In the futile battle against getting older, there is one defining moment from which there is no return, the final imbroglio: “do I try to stick it out in the city or accept my fate and move to the suburbs?” The schism is an ideological one; the thinking being that the city is full of life and culture, and the suburbs are boring—a place where folks go to bed early. A place dotted with chain restaurants. The same chain restaurants. Over and over. In Dallas, this has historically held true, but as with most cities still growing outward, the ideological divide no longer tracks one-for-one with city/suburb limits.
One such municipality having a bit of moment in that blurred space is Richardson, a Dallas suburb just a quick jaunt north up I-75. It has, for as long as I can remember, been where Dallasites go for really good dim sum, all manner of Mediterranean fare, and northern Indian food. It has never, historically, been a place to go for coffee. But that is changing, thanks to Communion Neighborhood Cooperative. Part co-working space, part coffee shop, part bar, part restaurant, Communion is Richardson’s place for all that is good (and also to work).
Communion is a collaborative effort between Tim Kahle (the founder and managing director of Communion Cooperative, the co-working side of the business) and Tim Cox and Kyle McAdams (the co-owners of the cafe side). Cox and McAdams are lifers in the Dallas coffee scene; four years ago when it looked like the coffee scene was just about to explode—Method had just opened, Houndstooth was about to move to Dallas, and Cultivar was opening its second location—Cox was heir apparent as the most likely (and arguably most anticipated) barista to open their own shop. But despite some of my more grandiose claims about Dallas besting Austin for state coffee supremacy, that boom never happened, and neither did Cox’s shop. Until now.
In the 7,000-square-foot former automotive shop in which Communion now resides, co-working and cafe life are kept discrete. This gives Communion the opportunity to serve not just those taking advantage of the 5,000-square-foot, members-only co-working area, but the public at large. It is through this division, Cox says, that allows Communion works its greater goal: building community. “We want to create an environment of shared ideas and shared experiences. We serve coffee, food, cocktails, we have a co-working community, we are an event venue—and we strive to do all of those things really well—but those things are not our product,” Cox states. “They are the tools we use to create what we feel our real products to be: community, experience, and culture.”
Cox and McAdams are on the front lines of this mission with the cafe side, where the majority of folks have their first exposure to what Communion is all about. Amid glossy, warm wood tones, roll-up windows, and mid-century modern-esque patinated brass, the cozy vibe inside Communion belies what is one of the most progressive (and in my opinion, best) coffee programs in the entire city. A multi-roaster, the Richardson cafe always has three roasters on offer—one local, one from Texas, and one from beyond—each for a three-month stint. In those three months, each roaster will spend a month on espresso, pour-over, and batch brew. This, according to McAdams, allows customers to try every roaster, “whether they are adventurous and enjoy all forms of coffee preparation or if they prefer to stick to one style of brew.”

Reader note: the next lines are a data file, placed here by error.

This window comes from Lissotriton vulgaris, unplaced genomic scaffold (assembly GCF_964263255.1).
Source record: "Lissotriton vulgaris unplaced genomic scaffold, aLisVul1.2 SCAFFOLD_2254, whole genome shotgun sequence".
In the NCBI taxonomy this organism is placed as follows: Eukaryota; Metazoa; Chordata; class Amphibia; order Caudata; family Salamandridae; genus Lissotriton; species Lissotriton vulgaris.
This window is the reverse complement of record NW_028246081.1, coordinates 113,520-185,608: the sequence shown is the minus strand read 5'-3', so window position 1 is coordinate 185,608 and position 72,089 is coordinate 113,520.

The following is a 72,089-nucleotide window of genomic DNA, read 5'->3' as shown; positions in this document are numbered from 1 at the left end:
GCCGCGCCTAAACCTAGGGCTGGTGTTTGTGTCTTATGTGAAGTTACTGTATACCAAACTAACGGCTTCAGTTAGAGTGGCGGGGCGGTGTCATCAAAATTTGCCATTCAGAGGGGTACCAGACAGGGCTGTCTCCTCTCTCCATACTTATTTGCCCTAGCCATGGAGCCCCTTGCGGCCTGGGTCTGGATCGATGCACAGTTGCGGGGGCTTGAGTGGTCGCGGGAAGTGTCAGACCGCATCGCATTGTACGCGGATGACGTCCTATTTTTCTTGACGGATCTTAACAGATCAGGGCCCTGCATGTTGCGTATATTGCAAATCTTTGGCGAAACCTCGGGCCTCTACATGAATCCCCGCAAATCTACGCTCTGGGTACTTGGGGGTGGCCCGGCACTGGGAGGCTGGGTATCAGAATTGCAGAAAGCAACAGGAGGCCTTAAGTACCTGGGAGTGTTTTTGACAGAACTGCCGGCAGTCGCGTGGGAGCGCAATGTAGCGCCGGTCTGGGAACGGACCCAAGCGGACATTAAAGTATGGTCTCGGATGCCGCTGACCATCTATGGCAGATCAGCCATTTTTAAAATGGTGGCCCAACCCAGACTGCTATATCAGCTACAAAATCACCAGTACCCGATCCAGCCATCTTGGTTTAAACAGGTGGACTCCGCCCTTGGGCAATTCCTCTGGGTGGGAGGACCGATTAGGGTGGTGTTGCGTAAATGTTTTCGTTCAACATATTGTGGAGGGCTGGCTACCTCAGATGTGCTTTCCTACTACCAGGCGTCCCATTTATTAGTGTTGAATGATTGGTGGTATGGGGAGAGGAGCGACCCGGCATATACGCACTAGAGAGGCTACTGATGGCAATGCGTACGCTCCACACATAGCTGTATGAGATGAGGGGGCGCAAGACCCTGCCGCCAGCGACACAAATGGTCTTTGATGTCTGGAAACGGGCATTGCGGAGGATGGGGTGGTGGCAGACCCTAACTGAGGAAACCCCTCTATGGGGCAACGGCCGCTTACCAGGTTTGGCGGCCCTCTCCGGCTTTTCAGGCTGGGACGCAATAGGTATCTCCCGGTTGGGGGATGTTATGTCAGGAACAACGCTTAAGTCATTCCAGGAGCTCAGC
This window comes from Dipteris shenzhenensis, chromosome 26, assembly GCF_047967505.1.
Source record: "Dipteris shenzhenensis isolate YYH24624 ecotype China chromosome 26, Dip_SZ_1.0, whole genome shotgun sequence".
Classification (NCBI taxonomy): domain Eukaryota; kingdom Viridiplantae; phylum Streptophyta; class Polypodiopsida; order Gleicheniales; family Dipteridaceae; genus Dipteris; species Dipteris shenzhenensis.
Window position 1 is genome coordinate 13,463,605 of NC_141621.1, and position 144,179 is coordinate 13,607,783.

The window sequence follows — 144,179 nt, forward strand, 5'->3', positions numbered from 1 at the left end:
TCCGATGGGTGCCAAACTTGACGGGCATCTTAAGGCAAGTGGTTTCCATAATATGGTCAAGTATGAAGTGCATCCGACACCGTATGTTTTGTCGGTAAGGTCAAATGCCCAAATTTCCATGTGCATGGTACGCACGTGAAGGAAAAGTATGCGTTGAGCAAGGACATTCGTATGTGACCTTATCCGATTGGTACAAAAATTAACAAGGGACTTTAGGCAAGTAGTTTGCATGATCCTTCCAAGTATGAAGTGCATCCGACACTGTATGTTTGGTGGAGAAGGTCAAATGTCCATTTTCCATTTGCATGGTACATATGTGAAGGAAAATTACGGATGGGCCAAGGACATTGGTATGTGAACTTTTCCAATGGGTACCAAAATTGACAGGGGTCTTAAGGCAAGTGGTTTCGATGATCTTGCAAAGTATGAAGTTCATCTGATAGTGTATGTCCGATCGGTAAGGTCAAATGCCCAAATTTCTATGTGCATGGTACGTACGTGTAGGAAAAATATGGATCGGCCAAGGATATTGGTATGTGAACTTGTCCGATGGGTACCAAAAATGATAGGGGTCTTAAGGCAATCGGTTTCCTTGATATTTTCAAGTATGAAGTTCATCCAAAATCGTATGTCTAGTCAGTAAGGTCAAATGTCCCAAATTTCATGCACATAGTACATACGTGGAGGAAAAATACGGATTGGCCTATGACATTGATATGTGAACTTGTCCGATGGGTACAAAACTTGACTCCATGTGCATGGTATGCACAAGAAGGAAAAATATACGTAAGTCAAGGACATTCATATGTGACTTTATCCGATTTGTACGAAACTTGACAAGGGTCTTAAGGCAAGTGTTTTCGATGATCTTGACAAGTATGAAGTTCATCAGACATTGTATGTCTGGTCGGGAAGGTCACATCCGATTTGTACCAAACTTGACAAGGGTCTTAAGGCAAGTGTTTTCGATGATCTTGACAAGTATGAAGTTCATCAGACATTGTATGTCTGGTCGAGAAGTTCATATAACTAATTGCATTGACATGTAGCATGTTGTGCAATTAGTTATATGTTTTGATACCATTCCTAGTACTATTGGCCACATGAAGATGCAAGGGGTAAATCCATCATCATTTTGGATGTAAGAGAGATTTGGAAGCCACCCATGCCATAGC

And Communion actively seeks out new and exciting roasters to carry. In just their second rotation, they have already featured Sey, Maquína, and Houston’s Xela Coffee Roasters, each making their first Metroplex appearance on Communion’s concrete countertop, along with local favorites Oak Cliff Coffee, Cultivar, and Amarillo’s Evocation.
As a full-service bar (and one of the only ones in town with a few by-the-glass splashes of natural wine), Communion allows Cox and McAdams the ability to flex a bit of creative muscle and design fun PM-type drinks that a coffee shop-only establishment couldn’t. Think adult slushies like the frosé—which is exactly what it sounds like, frozen rosé—and the coffee slushie, which goes great with a float of your favorite spirit. But if a more traditional cocktail is to your liking, Communion’s whiskey-forward menu boasts 120+ whiskeys used to create unique imbibements to great effect, like the coffee-focused Skin Seed & Soil, featuring Buffalo Trace bourbon, sambuca, brandy, and house-made cascara and coffee bitters, all shaken together and served over a cold-brew ice cube.
As Cox stresses, all these offerings are mere tools to build Communion’s real products: community and experiences. With their all-day approach to service, Communion is able to provide a litany of events for patrons, many of which don’t often find their way this far north of downtown. Be they scotch pairings, coffee cocktails, pop-up dinners with guest chefs, or latte art throwdowns, community engagement is at the heart of what Cox, McAdams, and Kahle are trying to do with Richardson’s newest all-day hangout. And it’s working. After several months, Communion Cafe is busy from AM to PM, bustling with locals, many of whom have perfected the seamless transition from coffee to cocktail all from the comfort of the same booth.
With each passing day, that dichotomy between urban and suburban life is proving to be more and more false. As “the big city” becomes prohibitively expensive, folks are looking elsewhere to start their own endeavors, often combining efforts to create a single, multi-use space. And nowhere are the rewards of this reaped more than in the outlying areas. With places like Communion finding homes outside the city center, the suburbs—contrary to decades of thinking otherwise—do not suck.